As we all prepare for tax season after an unprecedented year, the federal and state government has enacted many changes that will impact tax filings. While some originate with the economic stimulus package known as the CARES Act, some came from the SECURE Act of 2019. Here are some of the important changes to taxes as they relate to retirement and investment accounts.
New Rules for Required Minimum Distributions (RMDs)
RMDs are minimum withdrawal amounts that are required annually from certain retirement accounts. The SECURE Act changed the age at which these withdrawals must begin from age 70 ½ years to age 72 (but only if you turn 70 ½ after 2019). Under the CARES Act, seniors were not required to take minimum distributions (RMDs) in 2020.
Making Additional Retirement Contributions
Both acts have also changed the rules regarding contributions to various retirement and savings accounts. If you have a traditional IRA and are over 70 ½, you can now continue to make contributions to this account if you have earned income. You can also add more money to your accounts:
- With a 401(k), you can contribute up to $19,500 annually, for anyone age 50 or over the maximum contribution is $26,000 for 2021.
- Individuals with SIMPLE IRAs can contribute up to $13,500, while those age 50 or over can contribute $16,500.
- Traditional IRAs and Roth IRAs have a $6,000 limit, and if you are age 50 or over you can contribute an additional $1,000.
Retirement Contribution Date Changes
While 401(k) contributions had to be made prior to December 31, 2020, traditional and Roth IRA contributions can be made until April 15, 2021 to apply to the 2020 tax year.
Impacts of Capital Gains Changes
The capital gains tax is applied to assets you sell that have appreciated in value. The changes for 2020 did not impact the tax rates on capital gains. However, capital gains taxes are determined by income thresholds, and these did change. This year, the rate is 0% if you file as a single person with a taxable income up to $40,000; a head-of-household with taxable income up to $53,600; and a joint filing up to $80,000. The capital gains tax rate is 15% for those single filers earning between $40,000 and $441,451; head-of-households earning between $53,600 and $469,051; and joint filers earning between $80,000 and $496,601. Those earning above these upper limits are taxed at a 20% rate on their capital gains.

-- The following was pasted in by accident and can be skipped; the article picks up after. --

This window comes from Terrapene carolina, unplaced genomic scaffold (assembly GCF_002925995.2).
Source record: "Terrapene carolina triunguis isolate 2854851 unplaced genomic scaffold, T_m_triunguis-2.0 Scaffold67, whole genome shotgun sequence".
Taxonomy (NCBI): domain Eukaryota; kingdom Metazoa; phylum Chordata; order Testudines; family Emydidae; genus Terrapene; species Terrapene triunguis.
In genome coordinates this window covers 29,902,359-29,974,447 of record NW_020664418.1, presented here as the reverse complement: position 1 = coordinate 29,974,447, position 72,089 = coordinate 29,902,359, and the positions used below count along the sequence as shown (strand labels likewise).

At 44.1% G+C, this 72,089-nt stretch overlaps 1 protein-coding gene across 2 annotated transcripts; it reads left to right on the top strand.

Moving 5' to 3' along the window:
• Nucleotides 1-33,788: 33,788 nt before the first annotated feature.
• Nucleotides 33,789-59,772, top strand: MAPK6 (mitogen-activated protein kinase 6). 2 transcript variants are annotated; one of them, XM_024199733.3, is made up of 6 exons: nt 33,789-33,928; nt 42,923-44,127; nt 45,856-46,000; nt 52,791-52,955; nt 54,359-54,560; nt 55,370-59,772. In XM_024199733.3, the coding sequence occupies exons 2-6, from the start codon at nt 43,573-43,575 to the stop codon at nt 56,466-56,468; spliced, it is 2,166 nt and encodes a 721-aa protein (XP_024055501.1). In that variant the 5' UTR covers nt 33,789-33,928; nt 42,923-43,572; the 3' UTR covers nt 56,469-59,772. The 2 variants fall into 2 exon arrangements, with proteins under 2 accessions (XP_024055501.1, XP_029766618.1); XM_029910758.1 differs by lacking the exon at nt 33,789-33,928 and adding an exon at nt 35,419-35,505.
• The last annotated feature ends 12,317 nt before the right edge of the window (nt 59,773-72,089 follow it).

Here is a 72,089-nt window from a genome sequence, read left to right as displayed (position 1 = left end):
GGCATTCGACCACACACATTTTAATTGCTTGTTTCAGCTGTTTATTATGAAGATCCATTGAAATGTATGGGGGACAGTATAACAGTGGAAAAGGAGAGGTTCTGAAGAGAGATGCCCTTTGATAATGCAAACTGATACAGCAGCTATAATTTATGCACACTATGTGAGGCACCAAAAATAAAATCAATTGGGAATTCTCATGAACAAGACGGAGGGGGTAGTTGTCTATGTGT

Qualified Withdrawal Tax Changes
Normally, withdrawing from eligible retirement plans and IRAs before you reach 59 ½ will incur a 10% early tax penalty in addition to the ordinary income taxes due on the distribution. However, in 2020 the IRS determined that qualified individuals experiencing hardship because of COVID-19 could withdraw up to $100,000 and avoid the 10% premature withdrawal penalty. These distributions remain subject to income tax, however the tax can be paid over the next three years. In addition, the CARES act provides an opportunity to repay the amount of qualified COVID related withdrawals without tax, if the repayment occurs within three years.
While there are many other changes to taxes and deductions for 2020, these are some of the most important changes for retirement, savings, and investment accounts. The IRS has also announced that they will begin accepting returns for 2020 on February 12, 2021, and has advised individuals to file electronically for the fastest process time.
Marshall Financial Group is a registered investment adviser. Information presented is for educational purposes only and does not intend to make an offer or solicitation for the sale or purchase of any specific securities, investments, or investment strategies. Investments involve risk and, unless otherwise stated, are not guaranteed. Be sure to first consult with a qualified financial adviser and/or tax professional before implementing any strategy discussed herein. Past performance is not indicative of future performance.